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Wellness Wednesday – Motivation! by Gary Stoltz

Wellness Wednesday – Motivation! by Gary Stoltz

Today’s Wellness Wednesday is a guest post about how to stay motivated, by our friend, elite marathoner and coach Gary Stoltz.

Motivation!

One of the biggest challenges for both beginning and elite athletes is moving from the comfort of the sofa to stepping out the door as you begin the workout. You can have the best of intentions to work out, but once you get comfortably seated with your legs propped up, it’s tough to then go change and get your workout in. Here are some tips to help you get off the sofa and out the door!

 

#11 Gary Stolz at the 1999 ASATF National Cross County Championships

 

  • Have a clearly defined goal. Run 3 times a week. Ride 100 miles a week. Stretch at least 10 minutes a day.  Run 80 miles a week. This goal shouldn’t be your best-case scenario, but rather the minimum level for a successful week. If you’d like to work out 3 or 4 times a week, set your goal as at least 3 times a week. Write this goal down. If you don’t take the 2 minutes to write it down, then how committed are you really going to be to achieving it.
  • Make the goal reasonable. If you’re working out once every other week right now, don’t set your goal at working out 5 times this week. Instead, set the goal to be twice a week for 3 weeks, and then 5 times a week after that. Although most people don’t like putting an end date on the goal, I’ve found having a finite amount of time makes it more likely you’ll do it. It’s great to say you want to work out 5 times a week for the rest of your life, but it’s so broad it’s hard to evaluate your progress. Instead, do it for the next 3 months. At the end of 3 months, you can extend it for another 3 months, etc, but putting a finite date on it means you have to be accountable at the end of it. Personally, I find 1-3 months as the best period to keep your motivation up.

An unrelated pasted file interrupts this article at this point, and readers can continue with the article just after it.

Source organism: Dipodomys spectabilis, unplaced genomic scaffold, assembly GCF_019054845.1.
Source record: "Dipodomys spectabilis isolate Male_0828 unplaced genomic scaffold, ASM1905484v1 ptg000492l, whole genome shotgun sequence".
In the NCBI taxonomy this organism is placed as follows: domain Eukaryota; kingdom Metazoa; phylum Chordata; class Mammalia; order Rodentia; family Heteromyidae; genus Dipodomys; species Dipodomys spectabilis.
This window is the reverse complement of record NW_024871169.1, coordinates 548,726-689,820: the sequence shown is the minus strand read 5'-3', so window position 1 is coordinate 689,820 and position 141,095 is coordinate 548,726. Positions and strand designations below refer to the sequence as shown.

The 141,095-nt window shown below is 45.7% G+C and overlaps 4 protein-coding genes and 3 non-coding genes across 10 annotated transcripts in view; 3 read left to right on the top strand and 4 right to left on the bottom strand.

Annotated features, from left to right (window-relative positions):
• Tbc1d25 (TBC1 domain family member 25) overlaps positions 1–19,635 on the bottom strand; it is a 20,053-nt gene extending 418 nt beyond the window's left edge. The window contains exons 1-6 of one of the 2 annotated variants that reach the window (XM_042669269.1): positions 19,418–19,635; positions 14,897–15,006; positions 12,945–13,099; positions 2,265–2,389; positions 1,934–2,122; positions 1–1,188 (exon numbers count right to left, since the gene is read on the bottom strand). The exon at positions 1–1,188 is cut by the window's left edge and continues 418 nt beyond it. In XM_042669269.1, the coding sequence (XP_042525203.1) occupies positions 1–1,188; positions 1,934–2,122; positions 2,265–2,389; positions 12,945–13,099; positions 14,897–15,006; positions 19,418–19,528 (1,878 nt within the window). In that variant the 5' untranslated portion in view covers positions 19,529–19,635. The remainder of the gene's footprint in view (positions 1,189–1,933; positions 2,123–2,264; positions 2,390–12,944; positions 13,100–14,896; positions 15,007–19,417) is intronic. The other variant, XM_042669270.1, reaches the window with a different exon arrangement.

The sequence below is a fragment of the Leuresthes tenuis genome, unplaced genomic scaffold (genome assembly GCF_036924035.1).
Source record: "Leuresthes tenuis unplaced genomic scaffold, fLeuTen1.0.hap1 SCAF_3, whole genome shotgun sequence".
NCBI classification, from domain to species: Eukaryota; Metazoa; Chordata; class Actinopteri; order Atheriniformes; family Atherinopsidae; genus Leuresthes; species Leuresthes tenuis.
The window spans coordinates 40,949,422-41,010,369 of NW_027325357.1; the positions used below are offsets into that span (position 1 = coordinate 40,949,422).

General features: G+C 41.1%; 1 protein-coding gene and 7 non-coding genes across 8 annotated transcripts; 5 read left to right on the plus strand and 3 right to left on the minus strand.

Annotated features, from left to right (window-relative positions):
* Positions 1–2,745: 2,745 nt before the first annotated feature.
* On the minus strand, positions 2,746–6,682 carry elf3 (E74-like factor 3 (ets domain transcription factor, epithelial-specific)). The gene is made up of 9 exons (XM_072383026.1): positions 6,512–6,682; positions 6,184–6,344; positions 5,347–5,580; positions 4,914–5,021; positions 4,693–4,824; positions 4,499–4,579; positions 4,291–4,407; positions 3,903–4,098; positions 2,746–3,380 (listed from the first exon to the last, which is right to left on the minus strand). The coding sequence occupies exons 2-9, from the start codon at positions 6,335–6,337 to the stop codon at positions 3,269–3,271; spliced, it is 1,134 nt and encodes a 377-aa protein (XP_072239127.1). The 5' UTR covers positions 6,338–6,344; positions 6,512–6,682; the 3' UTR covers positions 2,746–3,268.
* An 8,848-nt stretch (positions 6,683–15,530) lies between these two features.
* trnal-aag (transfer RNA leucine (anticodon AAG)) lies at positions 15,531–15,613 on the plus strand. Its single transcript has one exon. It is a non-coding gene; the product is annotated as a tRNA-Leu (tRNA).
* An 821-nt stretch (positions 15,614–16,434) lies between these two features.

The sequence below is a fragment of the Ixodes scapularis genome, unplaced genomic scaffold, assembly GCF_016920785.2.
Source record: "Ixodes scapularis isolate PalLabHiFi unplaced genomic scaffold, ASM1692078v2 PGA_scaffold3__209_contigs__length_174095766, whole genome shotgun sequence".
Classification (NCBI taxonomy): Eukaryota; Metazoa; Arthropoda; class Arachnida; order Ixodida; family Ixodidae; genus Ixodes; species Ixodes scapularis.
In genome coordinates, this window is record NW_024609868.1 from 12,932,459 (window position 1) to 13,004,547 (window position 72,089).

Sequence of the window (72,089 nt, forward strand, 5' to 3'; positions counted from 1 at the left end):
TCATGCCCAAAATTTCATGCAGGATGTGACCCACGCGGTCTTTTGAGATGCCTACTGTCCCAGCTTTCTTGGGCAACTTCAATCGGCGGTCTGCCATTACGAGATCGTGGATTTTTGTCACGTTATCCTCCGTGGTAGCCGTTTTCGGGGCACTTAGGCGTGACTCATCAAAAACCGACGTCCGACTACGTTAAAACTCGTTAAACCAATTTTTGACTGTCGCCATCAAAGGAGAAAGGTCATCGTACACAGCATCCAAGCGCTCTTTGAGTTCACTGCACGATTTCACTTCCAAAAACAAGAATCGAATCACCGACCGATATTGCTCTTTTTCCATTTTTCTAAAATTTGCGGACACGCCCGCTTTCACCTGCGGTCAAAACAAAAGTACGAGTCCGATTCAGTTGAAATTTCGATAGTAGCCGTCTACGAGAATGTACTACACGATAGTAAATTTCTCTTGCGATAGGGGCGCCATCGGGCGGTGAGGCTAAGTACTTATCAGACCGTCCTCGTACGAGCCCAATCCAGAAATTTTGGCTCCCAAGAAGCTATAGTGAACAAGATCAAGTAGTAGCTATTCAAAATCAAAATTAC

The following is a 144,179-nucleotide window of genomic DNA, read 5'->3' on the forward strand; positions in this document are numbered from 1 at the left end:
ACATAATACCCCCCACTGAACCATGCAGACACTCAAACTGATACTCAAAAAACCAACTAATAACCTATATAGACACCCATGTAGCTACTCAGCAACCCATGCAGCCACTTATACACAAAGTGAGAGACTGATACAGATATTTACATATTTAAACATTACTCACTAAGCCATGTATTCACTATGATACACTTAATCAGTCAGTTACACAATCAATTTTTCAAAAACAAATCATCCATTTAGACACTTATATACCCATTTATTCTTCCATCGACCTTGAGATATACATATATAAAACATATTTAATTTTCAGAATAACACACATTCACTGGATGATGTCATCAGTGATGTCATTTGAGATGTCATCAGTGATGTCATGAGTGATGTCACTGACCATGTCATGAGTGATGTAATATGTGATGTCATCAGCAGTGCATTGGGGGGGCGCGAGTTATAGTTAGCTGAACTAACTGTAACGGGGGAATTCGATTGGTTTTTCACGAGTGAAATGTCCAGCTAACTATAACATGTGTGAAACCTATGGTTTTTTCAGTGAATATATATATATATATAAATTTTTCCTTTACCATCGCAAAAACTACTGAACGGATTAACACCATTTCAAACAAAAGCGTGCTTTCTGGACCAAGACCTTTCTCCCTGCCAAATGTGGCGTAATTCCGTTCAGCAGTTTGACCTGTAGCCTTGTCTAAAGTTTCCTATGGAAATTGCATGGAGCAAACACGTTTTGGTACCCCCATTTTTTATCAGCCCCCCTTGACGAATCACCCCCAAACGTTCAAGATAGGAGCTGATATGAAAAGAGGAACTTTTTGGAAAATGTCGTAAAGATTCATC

• Track your goal. Put it somewhere very visible. If you have a calendar in your kitchen, put a green star in that date every time you work out. At the end of the week, check if you achieved your goal, and put either a big green checkmark or a big red X. Make the X big enough that every time you walk by the calendar, you’re going to see it staring back at you. If it’s written in a book that you keep in your drawer, then you’ll just never open that drawer and then forget altogether about what you did last week. Constant, visible reminders are key!
  • Be accountable. Tell family and friends about your goal, and ask them to check up with you on your progress. If you have people regularly checking in with you on your progress, you’re going to be motivated to get out there regularly.
  • Reward yourself for meeting your goal. It doesn’t have to be expensive or fancy. Maybe you have a bowl of ice cream if you met your goals that week. It just needs to be something that you enjoy, and you can soak in your achievements while enjoying it. Ice cream tastes so much better when you eat it thinking that this is your reward for working out 3 times the past week.
  • Realize that the beginning is the hardest part. Give yourself a special reward if you achieve your goal the first two weeks. Ask a family or friend to follow up with you on a specific day 2 weeks from now. Increase your accountability, and maybe even make your goal easier to make sure you’re able to succeed.

 

None of these tips take much time, but they can make a huge difference in helping you to get off that sofa and into an active lifestyle. And as you know, once you’re in the habit of doing something, it’s much easier to keep doing it than it was to start it up.

Gary Stolz was a two-time All American and NCAA runner-up as a collegiate runner for Stanford. After college, he was sponsored by Nike for 8 years. Accomplishments includes placing 22nd in the world, 2nd in the United States, competing in 3 Olympic Trials, 12+ national championships, and winning the Long Beach Marathon. Personal bests include 13:36 5K, 28:18 10K and 2:17 marathon. Gary has been coaching for 7+ years, including high school, elite athletes, U.S. Secret Service agents, police/SWAT members, and is currently coaching with Team in Training’s marathon program. To find out more about Team In Training click here.

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